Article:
Caillebotte displayed the painting in 1877 at the Third Impressionist Exhibit in Paris. Many critics note that it’s remarkable among impressionist works of the same period for its reliance on classical techniques that render a scene in more realistic terms.
At the same time, it shows the painter’s interest in the new medium of photography: the way he uses perspective and “crops” the hurried figure to the right of the couple in the foreground certainly seems to borrow from photographic techniques. (Silly aside: I couldn’t help but think “he’s not respecting social-distancing rules!“)
2. Auguste Chabaud, Gare du Nord (1907)
Unfortunately, I know very little about this intriguing painting in oil from early-20th century artist Auguste Chabaud. Painted in 1907, it depicts shadowy figures traversing a bridge that connects to the busy Gare du Nord train station (now home to the Eurostar train line).
Unnaturally bright billows of steam emerge from behind the bridge, suggesting a train that had just pulled into the station. Points of yellow and red denote lights in surrounding buildings and perhaps on the station platforms.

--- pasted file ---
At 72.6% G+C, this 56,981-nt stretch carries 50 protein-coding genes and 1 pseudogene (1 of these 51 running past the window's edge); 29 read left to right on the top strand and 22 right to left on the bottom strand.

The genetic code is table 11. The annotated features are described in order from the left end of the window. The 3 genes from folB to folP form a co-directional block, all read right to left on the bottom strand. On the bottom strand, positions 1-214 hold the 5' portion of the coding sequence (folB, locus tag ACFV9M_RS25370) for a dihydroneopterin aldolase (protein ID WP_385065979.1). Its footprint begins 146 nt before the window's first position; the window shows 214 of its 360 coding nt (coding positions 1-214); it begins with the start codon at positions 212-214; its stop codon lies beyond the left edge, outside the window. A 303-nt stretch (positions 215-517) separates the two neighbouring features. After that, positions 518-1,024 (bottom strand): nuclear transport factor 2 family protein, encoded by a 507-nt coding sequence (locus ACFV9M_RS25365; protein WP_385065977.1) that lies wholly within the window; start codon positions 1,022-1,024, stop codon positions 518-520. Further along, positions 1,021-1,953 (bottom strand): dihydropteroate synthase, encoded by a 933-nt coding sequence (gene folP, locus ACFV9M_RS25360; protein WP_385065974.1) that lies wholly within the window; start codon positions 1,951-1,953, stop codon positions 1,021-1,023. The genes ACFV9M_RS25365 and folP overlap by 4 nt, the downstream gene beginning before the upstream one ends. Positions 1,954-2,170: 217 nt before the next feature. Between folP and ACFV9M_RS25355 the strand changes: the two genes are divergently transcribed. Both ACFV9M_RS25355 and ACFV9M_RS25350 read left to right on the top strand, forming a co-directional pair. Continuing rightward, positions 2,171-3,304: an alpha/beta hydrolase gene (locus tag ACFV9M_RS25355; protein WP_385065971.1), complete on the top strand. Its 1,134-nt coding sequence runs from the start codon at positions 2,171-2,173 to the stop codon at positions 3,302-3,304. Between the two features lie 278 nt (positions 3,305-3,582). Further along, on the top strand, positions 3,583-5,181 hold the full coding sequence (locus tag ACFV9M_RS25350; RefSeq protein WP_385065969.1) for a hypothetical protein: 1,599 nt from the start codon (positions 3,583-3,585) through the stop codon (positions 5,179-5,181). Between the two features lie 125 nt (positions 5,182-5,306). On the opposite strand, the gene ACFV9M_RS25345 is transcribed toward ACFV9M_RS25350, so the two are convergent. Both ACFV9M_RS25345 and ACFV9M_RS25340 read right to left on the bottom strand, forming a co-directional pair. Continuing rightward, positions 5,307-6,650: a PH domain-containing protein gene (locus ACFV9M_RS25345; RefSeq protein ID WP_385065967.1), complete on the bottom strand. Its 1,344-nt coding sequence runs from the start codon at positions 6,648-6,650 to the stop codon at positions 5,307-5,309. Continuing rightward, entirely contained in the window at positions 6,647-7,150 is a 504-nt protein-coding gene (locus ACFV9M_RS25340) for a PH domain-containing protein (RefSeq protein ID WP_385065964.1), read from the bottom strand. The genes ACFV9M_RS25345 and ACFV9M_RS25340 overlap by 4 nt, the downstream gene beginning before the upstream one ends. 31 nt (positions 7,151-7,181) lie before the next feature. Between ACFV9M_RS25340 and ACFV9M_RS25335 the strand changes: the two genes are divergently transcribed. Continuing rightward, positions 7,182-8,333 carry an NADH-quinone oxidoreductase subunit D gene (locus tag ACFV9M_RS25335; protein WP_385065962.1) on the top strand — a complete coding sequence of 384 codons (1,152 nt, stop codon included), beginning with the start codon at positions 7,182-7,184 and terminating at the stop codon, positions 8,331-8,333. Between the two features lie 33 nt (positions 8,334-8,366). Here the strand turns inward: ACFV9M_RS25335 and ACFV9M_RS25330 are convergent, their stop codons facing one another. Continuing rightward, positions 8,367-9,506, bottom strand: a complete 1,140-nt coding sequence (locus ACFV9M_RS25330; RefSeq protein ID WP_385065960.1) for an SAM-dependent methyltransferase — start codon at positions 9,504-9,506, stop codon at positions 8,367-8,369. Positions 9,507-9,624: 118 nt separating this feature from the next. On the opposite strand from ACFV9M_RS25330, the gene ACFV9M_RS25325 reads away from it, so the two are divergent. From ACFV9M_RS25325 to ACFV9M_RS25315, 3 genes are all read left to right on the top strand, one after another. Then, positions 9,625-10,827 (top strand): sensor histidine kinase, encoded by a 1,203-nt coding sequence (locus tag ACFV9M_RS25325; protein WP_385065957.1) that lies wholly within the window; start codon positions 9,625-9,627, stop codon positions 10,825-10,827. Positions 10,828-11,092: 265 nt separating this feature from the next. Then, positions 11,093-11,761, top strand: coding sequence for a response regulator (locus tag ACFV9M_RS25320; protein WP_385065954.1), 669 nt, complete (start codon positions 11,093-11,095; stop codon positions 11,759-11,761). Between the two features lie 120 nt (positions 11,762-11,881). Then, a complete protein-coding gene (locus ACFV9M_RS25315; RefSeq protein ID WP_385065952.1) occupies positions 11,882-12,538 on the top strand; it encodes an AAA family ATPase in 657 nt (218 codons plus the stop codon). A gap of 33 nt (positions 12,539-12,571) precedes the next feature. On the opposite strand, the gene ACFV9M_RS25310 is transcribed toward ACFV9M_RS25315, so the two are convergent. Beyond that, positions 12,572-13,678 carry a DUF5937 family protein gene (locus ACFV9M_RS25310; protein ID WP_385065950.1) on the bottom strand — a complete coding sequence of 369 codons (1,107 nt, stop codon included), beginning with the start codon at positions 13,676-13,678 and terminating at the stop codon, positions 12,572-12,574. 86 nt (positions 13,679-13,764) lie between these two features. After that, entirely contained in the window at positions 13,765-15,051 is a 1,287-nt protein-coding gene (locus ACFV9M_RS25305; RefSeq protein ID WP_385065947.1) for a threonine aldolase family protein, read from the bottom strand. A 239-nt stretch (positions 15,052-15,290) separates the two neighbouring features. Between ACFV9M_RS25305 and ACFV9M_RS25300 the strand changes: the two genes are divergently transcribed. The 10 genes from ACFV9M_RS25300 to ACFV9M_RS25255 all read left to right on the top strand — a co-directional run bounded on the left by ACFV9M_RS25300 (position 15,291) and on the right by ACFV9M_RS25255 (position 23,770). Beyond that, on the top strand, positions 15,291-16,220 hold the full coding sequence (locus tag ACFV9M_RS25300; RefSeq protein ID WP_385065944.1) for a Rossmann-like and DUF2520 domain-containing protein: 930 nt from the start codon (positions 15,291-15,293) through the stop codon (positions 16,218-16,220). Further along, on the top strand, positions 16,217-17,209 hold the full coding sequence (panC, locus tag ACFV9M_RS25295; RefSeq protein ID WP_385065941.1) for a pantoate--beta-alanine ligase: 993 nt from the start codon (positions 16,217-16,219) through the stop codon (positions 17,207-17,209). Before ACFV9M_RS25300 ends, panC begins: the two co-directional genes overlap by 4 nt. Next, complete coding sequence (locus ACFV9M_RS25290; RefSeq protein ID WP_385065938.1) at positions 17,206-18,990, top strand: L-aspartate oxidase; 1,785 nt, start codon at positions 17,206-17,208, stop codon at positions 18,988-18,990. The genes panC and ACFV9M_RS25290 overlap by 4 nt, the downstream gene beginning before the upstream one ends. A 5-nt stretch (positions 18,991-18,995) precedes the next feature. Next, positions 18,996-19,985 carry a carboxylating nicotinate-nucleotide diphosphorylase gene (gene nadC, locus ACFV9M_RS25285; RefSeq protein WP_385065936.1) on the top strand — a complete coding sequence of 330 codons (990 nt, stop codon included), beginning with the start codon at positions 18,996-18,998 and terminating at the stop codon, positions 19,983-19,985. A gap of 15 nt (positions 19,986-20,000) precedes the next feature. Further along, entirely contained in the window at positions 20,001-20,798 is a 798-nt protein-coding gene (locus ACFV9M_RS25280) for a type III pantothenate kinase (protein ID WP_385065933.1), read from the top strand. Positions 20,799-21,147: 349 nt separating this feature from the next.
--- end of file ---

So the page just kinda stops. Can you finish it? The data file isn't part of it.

The sky is rendered in inky, purply hues of blue with streaks of soft yellow, perhaps reproducing the Parisian lights that block out the stars.
This painting strikes me for precisely the opposite reasons that Caillebotte’s does. Here, an almost primitivist aesthetic works to plunge you into the scene. The brushstrokes are harried and rough, almost as if Chabaud painted this as a study. The figures are anonymous and unrealistically rendered; little more than suggestions.
Yet I immediately recognized the bridge and background it depicts. I’ve traversed the area countless times, often on my way home from devouring hand-tossed parathas and generous thalis at some of my favorite Sri-Lankan restaurants in the nearby La Chapelle district.
In short? Chabaud’s “Fauvist” rendering of this wholly un-pretty but somehow memorable site in the capital takes me right there. Also see another of his paintings depicting the station from the platform level.
3. Vincent Van Gogh, “View From Vincent’s Room in Rue Lepic”, (1887)
Dutch post-Impressionist painter Vincent Van Gogh lived for many years outside Paris in the small, bucolic town of Arles, where he famously painted wheat fields, wildflowers, gleaners and other countryside scenes.
But for a time, he lived in Paris– and elected their rooftops as a subject. As such, I’ve admittedly cheated a bit and included his work in the present list of French paintings that alluringly imagine the capital. In my defense, many in France would claim him as of one of their own, rightfully or not.